Love or hate the idea, SXSL could be a way for government to promote business growth. Unfortunately, it probably won’t happen.
So, the president decided to do a take off on SXSW called SXSL. Normally, there would have been at least a little complaining on social media about this, but it seemed to drift by with very few negative comments. The Guardian was probably right in assuming that this won’t happen again, because it’s unlikely that another president will think to do it. Even Trump, who theoretically should be on board with anything that promotes growth of businesses even tangentially, probably wouldn’t decide to host an event like this.
While some who are fed up with governmental largesse might say SXSL is just another excuse to spend money, it is important to remember that it’s usually cheaper to bring events to the White House than it is to have the president go somewhere else. This event was unabashedly political, in the sense that gender, racial, and climate issues were front and center in the various events. There were also opportunities for people to find out about issues surrounding criminal justice reform, particularly a virtual reality version of solitary confinement, and an exhibit that allowed people to be the judge in court. Arguably, those exhibits probably should be required viewing for anyone who wants to pass or keep laws on mandatory minimums, and solitary confinement for anyone for extended periods of time.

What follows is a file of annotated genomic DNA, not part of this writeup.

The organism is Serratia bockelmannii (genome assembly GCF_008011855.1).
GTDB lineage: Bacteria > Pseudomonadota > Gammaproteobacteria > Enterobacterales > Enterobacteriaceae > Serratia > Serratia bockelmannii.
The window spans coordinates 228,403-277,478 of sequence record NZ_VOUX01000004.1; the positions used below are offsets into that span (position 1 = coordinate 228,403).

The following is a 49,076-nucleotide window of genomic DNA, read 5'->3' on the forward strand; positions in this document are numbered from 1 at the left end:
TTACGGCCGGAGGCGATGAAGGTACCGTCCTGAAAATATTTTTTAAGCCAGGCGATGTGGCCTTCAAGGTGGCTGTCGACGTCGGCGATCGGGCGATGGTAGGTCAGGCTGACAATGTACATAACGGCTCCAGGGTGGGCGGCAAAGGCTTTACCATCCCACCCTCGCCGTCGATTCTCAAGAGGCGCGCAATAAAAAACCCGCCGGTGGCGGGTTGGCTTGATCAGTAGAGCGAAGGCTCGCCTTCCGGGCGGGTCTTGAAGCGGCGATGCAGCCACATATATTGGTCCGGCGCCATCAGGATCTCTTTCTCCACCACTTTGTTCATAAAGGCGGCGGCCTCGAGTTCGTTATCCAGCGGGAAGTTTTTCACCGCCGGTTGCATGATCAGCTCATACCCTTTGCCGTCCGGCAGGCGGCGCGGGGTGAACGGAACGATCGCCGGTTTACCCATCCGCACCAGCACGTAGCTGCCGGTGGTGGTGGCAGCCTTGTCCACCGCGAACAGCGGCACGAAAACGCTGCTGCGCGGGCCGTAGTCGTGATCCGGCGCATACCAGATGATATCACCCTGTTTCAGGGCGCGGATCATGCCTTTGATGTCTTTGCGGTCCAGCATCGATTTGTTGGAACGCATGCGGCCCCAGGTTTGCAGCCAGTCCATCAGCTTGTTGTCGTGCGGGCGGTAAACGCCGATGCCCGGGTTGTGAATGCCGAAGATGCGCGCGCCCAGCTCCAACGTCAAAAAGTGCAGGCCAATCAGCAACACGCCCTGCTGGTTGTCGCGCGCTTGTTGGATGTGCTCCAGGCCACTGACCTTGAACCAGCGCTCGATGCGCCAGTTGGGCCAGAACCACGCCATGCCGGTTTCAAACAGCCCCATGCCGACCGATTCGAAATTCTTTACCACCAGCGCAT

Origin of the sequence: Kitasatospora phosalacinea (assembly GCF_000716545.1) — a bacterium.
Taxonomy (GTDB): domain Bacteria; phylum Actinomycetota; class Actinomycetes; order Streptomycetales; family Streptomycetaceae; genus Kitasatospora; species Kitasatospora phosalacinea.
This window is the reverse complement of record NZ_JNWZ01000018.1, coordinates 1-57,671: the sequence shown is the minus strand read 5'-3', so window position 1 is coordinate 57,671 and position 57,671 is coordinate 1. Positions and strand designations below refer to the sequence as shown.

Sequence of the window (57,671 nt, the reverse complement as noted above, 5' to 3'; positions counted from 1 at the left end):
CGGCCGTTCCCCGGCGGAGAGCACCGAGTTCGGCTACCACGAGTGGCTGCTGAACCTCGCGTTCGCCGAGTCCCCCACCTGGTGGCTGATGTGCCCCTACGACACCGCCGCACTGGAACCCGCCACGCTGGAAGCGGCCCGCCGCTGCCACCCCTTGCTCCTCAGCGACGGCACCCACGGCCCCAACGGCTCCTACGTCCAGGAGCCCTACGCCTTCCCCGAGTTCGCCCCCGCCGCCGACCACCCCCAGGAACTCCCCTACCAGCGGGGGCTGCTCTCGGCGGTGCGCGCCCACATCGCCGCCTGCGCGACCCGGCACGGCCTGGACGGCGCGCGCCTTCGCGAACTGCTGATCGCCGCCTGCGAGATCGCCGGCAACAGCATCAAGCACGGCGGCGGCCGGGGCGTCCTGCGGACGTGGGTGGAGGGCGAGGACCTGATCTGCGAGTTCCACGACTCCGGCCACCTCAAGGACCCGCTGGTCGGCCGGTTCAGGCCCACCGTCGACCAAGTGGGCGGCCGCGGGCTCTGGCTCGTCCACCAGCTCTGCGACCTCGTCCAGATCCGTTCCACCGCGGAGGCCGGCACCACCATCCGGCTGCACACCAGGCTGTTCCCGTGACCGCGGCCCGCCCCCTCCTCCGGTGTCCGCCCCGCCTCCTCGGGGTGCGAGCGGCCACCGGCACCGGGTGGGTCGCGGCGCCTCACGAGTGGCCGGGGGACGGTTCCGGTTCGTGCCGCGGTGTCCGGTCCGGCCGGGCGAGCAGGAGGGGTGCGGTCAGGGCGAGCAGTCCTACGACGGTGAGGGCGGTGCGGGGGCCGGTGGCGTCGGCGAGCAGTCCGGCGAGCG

As meaningful as those things may have been, SXSL should be viewed as a missed opportunity for the president to put innovators in the same space as potential investors. If the guest list was filled with people who have the capital to invest in start-ups, and the whole point of the exercise was to allow creators to present their products and ideas to those people, that would have been government working to build the economy. Instead of hand wringing about the lack of diversity in Silicon Valley, time would have been better spent with non-profits that are currently working to encourage and enable women and minorities to get into tech.
In other words, SXSL was a good idea generally, but fell far short of its potential. Perhaps the same could be said for SXSW itself, if only because the event doesn’t do as much as it could when it comes to matching innovators with investors. It’s great to put these accomplishments on display, but it would be better to get them closer to the marketplace at the same time.
As for the politically and emotionally charged content on criminal justice reform, organizations that are currently working hard to fix our justice system probably should be getting in touch with the creators of those exhibits. Perhaps they would have an easier time convincing politicians that it’s time to derail the prison gravy train if those lawmakers found out – even in the virtual world – what reality they are creating with their laws.